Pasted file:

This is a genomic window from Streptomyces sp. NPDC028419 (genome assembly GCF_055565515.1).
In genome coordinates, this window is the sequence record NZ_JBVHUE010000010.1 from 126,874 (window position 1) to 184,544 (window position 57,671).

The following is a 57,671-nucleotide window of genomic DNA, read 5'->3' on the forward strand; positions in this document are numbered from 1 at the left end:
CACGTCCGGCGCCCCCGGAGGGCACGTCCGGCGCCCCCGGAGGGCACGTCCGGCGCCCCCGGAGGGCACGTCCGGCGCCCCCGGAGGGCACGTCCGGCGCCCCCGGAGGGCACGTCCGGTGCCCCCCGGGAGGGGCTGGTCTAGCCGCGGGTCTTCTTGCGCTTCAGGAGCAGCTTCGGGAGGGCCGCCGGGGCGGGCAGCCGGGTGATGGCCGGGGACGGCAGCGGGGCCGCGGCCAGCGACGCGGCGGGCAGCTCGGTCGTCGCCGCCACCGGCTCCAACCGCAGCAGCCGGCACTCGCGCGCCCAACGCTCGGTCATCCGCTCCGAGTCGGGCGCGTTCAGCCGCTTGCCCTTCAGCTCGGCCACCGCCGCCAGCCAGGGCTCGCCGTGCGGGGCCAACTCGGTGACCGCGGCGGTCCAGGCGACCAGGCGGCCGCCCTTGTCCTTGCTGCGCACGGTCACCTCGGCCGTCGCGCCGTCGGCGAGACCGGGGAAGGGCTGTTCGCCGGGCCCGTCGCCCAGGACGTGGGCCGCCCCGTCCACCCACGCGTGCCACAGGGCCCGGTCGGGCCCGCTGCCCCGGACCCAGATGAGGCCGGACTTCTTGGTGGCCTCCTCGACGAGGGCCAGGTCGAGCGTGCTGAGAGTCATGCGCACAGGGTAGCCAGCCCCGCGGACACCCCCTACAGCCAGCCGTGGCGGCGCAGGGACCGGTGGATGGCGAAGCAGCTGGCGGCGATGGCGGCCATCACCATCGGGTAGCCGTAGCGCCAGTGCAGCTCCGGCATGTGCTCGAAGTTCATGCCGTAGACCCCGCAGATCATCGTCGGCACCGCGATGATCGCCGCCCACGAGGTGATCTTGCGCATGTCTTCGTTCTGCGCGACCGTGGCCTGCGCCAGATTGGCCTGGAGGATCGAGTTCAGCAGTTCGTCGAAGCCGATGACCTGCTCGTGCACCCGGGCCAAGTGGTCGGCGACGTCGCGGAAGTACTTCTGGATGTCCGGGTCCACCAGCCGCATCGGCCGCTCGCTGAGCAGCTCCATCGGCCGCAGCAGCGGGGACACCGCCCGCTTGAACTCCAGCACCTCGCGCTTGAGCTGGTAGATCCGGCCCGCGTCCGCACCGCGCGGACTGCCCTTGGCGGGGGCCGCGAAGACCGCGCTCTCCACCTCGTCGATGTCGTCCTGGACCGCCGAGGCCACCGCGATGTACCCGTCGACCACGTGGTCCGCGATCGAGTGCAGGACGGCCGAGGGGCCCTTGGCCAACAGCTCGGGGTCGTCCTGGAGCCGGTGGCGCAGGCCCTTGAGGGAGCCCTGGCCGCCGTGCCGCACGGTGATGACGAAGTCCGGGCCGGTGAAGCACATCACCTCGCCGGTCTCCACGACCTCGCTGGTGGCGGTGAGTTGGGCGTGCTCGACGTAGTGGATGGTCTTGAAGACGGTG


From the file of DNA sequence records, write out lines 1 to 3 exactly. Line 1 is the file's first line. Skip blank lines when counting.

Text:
This is a genomic window from Streptomyces sp. NPDC028419 (genome assembly GCF_055565515.1).
In genome coordinates, this window is the sequence record NZ_JBVHUE010000010.1 from 126,874 (window position 1) to 184,544 (window position 57,671).

The following is a 57,671-nucleotide window of genomic DNA, read 5'->3' on the forward strand; positions in this document are numbered from 1 at the left end: